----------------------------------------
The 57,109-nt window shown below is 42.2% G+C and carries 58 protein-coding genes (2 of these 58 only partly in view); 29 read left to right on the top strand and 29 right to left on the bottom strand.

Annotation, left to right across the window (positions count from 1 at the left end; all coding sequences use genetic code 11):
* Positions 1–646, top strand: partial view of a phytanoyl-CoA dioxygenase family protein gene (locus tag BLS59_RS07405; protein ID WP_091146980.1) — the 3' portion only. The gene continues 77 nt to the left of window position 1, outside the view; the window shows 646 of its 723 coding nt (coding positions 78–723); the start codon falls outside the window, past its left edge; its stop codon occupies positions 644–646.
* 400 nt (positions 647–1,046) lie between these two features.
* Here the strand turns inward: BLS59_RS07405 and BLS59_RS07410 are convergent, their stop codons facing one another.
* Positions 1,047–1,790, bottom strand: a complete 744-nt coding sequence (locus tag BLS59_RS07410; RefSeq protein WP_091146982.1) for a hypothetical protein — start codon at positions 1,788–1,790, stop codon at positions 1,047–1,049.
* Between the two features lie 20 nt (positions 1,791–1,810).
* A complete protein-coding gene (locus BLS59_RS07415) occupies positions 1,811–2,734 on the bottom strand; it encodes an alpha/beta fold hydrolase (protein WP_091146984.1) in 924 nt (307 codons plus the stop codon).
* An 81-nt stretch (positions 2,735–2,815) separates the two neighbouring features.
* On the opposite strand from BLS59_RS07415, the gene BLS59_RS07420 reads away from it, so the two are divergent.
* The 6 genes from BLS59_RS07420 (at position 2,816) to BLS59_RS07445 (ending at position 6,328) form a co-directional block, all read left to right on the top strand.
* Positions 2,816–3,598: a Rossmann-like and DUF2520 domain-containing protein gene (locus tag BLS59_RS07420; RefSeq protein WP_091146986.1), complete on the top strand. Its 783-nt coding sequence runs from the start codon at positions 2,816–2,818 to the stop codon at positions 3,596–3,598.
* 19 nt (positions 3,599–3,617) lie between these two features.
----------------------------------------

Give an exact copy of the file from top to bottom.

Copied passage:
The 57,109-nt window shown below is 42.2% G+C and carries 58 protein-coding genes (2 of these 58 only partly in view); 29 read left to right on the top strand and 29 right to left on the bottom strand.

Annotation, left to right across the window (positions count from 1 at the left end; all coding sequences use genetic code 11):
* Positions 1–646, top strand: partial view of a phytanoyl-CoA dioxygenase family protein gene (locus tag BLS59_RS07405; protein ID WP_091146980.1) — the 3' portion only. The gene continues 77 nt to the left of window position 1, outside the view; the window shows 646 of its 723 coding nt (coding positions 78–723); the start codon falls outside the window, past its left edge; its stop codon occupies positions 644–646.
* 400 nt (positions 647–1,046) lie between these two features.
* Here the strand turns inward: BLS59_RS07405 and BLS59_RS07410 are convergent, their stop codons facing one another.
* Positions 1,047–1,790, bottom strand: a complete 744-nt coding sequence (locus tag BLS59_RS07410; RefSeq protein WP_091146982.1) for a hypothetical protein — start codon at positions 1,788–1,790, stop codon at positions 1,047–1,049.
* Between the two features lie 20 nt (positions 1,791–1,810).
* A complete protein-coding gene (locus BLS59_RS07415) occupies positions 1,811–2,734 on the bottom strand; it encodes an alpha/beta fold hydrolase (protein WP_091146984.1) in 924 nt (307 codons plus the stop codon).
* An 81-nt stretch (positions 2,735–2,815) separates the two neighbouring features.
* On the opposite strand from BLS59_RS07415, the gene BLS59_RS07420 reads away from it, so the two are divergent.
* The 6 genes from BLS59_RS07420 (at position 2,816) to BLS59_RS07445 (ending at position 6,328) form a co-directional block, all read left to right on the top strand.
* Positions 2,816–3,598: a Rossmann-like and DUF2520 domain-containing protein gene (locus tag BLS59_RS07420; RefSeq protein WP_091146986.1), complete on the top strand. Its 783-nt coding sequence runs from the start codon at positions 2,816–2,818 to the stop codon at positions 3,596–3,598.
* 19 nt (positions 3,599–3,617) lie between these two features.